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Nothing like being curled up on a winter evening with a warm cup of coffee and good read. While there are many books to pick from here's a list of the latest offerings across publication houses.
Gods and Ends by Lindsay Pereira
Gods and Ends by Lindsay Pereira is in the JCB Prize for literature 2021 shortlist. An intriguing debut with Lindsay's biting sense of humour and quirky voice. Part of the attraction lies in its unconventional form and structure. Philomena Sequeira knows what she wants by the time she turns fourteen. Her father wants something else. Life is unyielding for the tenants of the rundown Obrigado Mansion in Orlem, a Roman Catholic parish in suburban Bombay. They grapple with love, loss and sin, surrounded by abused wives and repressed widows, alcoholic husbands and dubious evangelists, angry teenagers and ambivalent priests, all struggling to make sense of circumstances they have no control over.
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Gods and Ends takes up multiple threads of individual stories to create a larger picture of darkness beneath a seemingly placid surface. It is about intersecting lives struggling to accept change as homes turn into prisons. This is a book about invisible people in a city of millions, and the claustrophobia they rarely manage to escape from.
Publisher: Penguin Random House
Pride, Prejudice And Punditry: The Essential Shashi Tharoor
There are ten sections in the book, each devoted to a particular topic. 'In the Company of Giants' looks at some of the most important figures of modern Indian history; 'Into the Maelstrom of Indian Politics' contains work on the Indian political scene; 'Our Unruly World' covers international relations and diplomacy; 'The Hindu Way' examines various aspects of the faith; 'Musings of a Cricket Tragic' includes some of his finest writing on the sport; 'You Cannot Be Serious!' is a light-hearted take on sundry matters; 'Fragments of an Autobiography' has poignant essays about his parents and an evocative look at his Kerala heritage; 'The Spoken Word' is a selection of his most famous speeches; 'The Writerly Life' comprises ruminations on writing and writers; and 'Selected Fiction and Poetry' showcases his masterpieces of fiction and poetry.
This book will give those new to the author's work a panoramic view of the range and depth of his writing. Long-time fans will find fresh material to delight them as also ageless pieces that continue to enchant. Dazzling, inventive, and exuberant, Pride, Prejudice, and Punditry present readers with the essential work of a literary genius.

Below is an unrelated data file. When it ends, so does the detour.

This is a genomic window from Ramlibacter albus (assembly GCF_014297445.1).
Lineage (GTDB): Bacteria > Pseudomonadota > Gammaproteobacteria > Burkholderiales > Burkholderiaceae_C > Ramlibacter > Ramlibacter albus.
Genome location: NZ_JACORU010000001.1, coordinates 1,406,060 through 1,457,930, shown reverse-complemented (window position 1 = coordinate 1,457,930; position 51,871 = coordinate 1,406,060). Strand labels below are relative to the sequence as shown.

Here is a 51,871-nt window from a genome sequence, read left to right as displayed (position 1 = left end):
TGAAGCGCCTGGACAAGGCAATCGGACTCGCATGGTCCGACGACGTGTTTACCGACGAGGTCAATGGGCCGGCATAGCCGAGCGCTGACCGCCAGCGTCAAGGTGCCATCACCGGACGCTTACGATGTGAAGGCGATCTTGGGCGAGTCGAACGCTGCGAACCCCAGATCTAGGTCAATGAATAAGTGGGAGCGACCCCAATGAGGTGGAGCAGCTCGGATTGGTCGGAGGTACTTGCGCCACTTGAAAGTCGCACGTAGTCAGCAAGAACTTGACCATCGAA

Publisher: Aleph Book Company
Pivots For Career Success: Unleashing People Power By R. Gopalakrishnan And R. Srinivasan
People relations are the agate mortar on which the pestle of management excellence is ground. There is a liquid part and a solid part in converting metal into gold in alchemy. In management, the solid is the body of explicit knowledge and techniques taught in programs and institutes, while the liquid is about excelling in human relationships.
R. Gopalakrishnan and R. Srinivasan, blood brothers some six years apart, have real experience of what it takes to clamber up the slippery grease poles of corporate careers, having risen in their companies to the CXO suite. Together, this experience represents a cauldron of valuable lessons of experience. In the process, they have developed a distinctive view of business careers and leadership.
In Pivots for Career Success, Gopal and Srini bring together a subaltern view of the subject as also a high-level view from the hot, dusty environment of markets and factories to the dizzying heights of well-carpeted board rooms. They have written separately and independently based on their distinctive experiences but argued and shared thoughts frequently over lively conversations.
Publisher: Rupa Publications
Bound by Love by Nityanand Charan Das
Love is the most mystical feeling. "It makes us laugh, it makes us cry. It showers with nectar, the heart that is dry." And this feeling finds its culmination in the loving yet the esoteric bond between the Supreme Lord and His devotees.
'Bound by Love' explores that bond and takes us through a plethora of emotions. There is love, adventure, drama, suspense, a test of faith, surrender and much more! Above all, it makes us realise the enchanting sweetness of the Supreme, in a world where most people are only enamoured by or aware of His greatness. There are inspiring, true stories of hope, both contemporary and ancient, which more than being just entertaining, will provide solace to our suffering hearts, especially in these troubled times. No matter who we are, at every moment, we are being tested even if we are on a divine path. Sometimes we pass and sometimes we fail, losing ourselves in the process. Grace coupled with effort, humility as against false ego, enthusiasm along faith and patience is what we all need to survive to sail through and survive.
Publisher: Birch Books
Furrows in a Field by Sugata Srinivasaraju
Veteran journalist Sugata Srinivasaraju's Furrows in a Field explores with critical insight and sympathy the exceptional life of H.D. Deve Gowda in regional and national politics. It examines his federal commitment; his deep knowledge of irrigation, agriculture and constitutional law; his secular steadfastness, and unassuming interventions in matters of national importance.
The Incomparable Festival by Mir Yar Ali Khan 'Jan Sahib'